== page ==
Ignore the Dumb Title: Good Time Has Much to Say

GOOD TIME (2017)
Directed by Josh and Bennie Safdie
A24 Pictures, 101 minutes, R (violence, language, sexuality)

This overlooked film was nominated for the Palme D’Or and then disappeared in a flash. That’s puzzling as much of it is quite good. It is, however, encumbered with a terrible and misleading title. The moment one says, “bank robbery film” and “good time,” most folks will conjure images of a goofy slapstick caper film. Good Time is a caper film, but it’s more like Of Mice and Men mashed with Dog Day Afternoon than cheap laughs fare such as Going In Style or Quick Change.

We know we’re into something different from the opening scene. Nick Nikas (co-director Bennie Safdie) sits vacant-eyed across from a psychiatrist who unsuccessfully tries to engage him in a word association test. It’s not that Nick is being uncooperative, it’s that the exercise is too hard for him. Into the office bursts his brother “Connie” (Constantine), who yells at the shrink, tears up his notes, and leads his brother out of the office.

We next meet the brothers wearing rubber masks and trying to rob a bank. It goes wrong and they flee, with Connie (Robert Pattinson) yelling out instructions to his brother. Connie gets away, but Nick is apprehended when he runs straight through a plate glass door. From there we switch to Connie’s attempt to raise $10,000 for his brother’s bail, as he is worried that Nick will not fare well in jail. He’s right; Nick is badly beaten and hospitalized.

It is here we get the caper part of the film. Connie—his hair hastily cut and bleached, as the robbery money had a dye pack that would have made him easy to identify—spirits a sedated, bandaged, guarded man from the hospital only to discover it’s a different criminal, Ray (Buddy Duress), not Nick. From there it’s a wild night of flight, an encounter with a teenage accomplice (Taliah Webster), a bottle filled with valuable LSD, pursuit through an after-hours amusement park, and more.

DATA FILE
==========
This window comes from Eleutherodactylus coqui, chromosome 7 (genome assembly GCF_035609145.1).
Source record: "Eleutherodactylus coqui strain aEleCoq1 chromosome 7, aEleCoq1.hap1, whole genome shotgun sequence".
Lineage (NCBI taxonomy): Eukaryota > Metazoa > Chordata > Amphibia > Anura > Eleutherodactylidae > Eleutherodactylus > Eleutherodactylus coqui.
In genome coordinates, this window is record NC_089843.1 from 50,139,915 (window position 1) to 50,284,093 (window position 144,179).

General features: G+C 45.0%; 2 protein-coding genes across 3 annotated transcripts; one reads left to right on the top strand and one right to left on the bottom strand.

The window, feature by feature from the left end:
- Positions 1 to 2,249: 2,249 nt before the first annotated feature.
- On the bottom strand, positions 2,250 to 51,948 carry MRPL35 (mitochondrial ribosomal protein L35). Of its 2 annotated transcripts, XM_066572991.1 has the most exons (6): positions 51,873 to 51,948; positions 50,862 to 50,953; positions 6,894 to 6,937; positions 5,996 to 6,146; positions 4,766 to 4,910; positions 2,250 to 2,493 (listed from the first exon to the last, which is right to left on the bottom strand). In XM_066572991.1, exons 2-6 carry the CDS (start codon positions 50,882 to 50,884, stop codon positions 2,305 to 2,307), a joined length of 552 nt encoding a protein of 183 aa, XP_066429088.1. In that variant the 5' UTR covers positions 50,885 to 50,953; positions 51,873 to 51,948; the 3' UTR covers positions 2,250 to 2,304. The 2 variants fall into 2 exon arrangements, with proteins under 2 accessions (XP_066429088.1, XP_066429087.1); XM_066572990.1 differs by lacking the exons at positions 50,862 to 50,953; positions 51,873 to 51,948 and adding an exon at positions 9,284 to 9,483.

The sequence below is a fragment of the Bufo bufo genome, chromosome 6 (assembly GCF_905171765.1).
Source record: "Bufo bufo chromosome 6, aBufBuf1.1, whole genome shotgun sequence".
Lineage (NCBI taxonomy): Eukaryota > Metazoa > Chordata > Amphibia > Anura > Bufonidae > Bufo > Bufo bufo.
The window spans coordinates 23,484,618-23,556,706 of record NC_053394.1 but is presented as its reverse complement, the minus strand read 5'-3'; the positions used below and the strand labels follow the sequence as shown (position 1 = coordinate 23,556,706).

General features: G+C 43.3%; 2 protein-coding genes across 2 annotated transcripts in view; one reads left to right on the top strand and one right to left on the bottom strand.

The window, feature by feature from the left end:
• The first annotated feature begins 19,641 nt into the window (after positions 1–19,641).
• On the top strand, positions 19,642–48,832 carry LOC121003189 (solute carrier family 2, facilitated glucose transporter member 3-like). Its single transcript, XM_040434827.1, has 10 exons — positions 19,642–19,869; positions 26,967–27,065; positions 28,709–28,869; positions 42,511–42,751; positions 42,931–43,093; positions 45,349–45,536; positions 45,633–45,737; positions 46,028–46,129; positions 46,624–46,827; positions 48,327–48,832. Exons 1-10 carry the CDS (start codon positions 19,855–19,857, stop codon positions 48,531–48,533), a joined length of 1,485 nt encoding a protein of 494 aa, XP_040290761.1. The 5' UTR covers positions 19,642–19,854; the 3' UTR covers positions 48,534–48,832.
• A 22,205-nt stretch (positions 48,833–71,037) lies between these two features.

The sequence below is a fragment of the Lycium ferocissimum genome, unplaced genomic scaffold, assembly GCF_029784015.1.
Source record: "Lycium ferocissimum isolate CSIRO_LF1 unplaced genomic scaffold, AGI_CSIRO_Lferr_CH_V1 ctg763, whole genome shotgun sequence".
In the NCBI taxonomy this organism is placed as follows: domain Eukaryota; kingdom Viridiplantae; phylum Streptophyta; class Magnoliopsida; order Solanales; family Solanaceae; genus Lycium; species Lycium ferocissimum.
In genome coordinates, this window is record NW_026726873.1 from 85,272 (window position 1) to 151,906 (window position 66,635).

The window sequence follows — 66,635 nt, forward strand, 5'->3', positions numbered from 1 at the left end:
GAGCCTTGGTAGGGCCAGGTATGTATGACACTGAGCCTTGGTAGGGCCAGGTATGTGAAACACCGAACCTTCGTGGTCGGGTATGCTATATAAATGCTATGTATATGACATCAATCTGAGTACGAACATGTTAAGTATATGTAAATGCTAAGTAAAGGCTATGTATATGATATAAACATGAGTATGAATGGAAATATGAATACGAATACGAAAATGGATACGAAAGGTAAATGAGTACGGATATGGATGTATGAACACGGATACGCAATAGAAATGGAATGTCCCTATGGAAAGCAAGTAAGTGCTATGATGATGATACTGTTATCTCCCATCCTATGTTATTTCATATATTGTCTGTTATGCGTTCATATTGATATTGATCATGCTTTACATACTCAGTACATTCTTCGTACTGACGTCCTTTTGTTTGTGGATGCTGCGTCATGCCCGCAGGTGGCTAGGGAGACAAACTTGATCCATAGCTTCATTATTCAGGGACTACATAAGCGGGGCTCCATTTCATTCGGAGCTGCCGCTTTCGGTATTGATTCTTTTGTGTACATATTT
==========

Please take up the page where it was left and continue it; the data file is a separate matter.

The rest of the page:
Are the caper scenes funny? Let’s just say that the humor is more in the vein of Reservoir Dogs, but without the witty repartee. By the time the night is over, the film is more tragic than goofy, and more violent than slapstick. The overall look of the action is like colorized film noir, the garish offerings of New York City stores and the lurid lights of the amusement park striking us like paintballs between the eyes.

Rex Reed hated all of this and called the film “pointless toxicity” and a “totally surreal look at people in crisis.” My rejoinder is, “Exactly!” minus his “pointless” judgment. We will meet Nick again before the film ends and it slowly dawns on us that virtually every character in the film is handicapped by happenstance. The contrast of bright colors and darkness underscores the gap between the American Dream and the hazy nightmare through which our marginal protagonists fail to negotiate.

I am not usually a Robert Pattinson fan, but he’s very good as Connie, a man much smarter than the people in his family and neighborhood, but not smart enough to overcome the fact that life’s deck is stacked against him. Duress plays to the hilt his part as a small-time hood whose foul mouth is the toughest thing about him. There is also a delicious small part for Jennifer Jason Leigh, Connie’s putative girlfriend, Corey. She shows up acting as dumb as a rock and looking as shabby as a cast-off rag doll, both being pretty close to true (for her character).

Taliah Webster is cool as cucumber as a cynical black kid who says she’s 16, looks 14, and has seen enough to be jaded about cops. Webster’s brief make-out scene with Pattinson—consistent with the plot—raised eyebrows. It may not have been the smartest thing to write into the script given current sensibilities. Then again, it might also be an honest look at what goes on among the underclass. In either case, as good as Webster is, her character needed a deeper back-story to clarify her motives.

Acting wise, Safdie steals our heart. His Nick is not merely mentally challenged; he is so severely handicapped that he is like a loyal dog that follows Connie’s commands. Though Connie loves his brother deeply, he doesn’t run a sheltered workshop, which is precisely what Nick needs. In the end we are left wondering what Nick’s future will be. I could not imagine a bright one for Nick, Connie, Corey, or anyone else in their immediate circle.

Does this sound like a film that should be titled Good Time? It’s far from a screwy comedy, but it’s worth watching for many other reasons. That includes the unsettling ones.

Rob Weir


Warlight a Masterful Triumph

WARLIGHT  (2018)
By Michael Ondaatje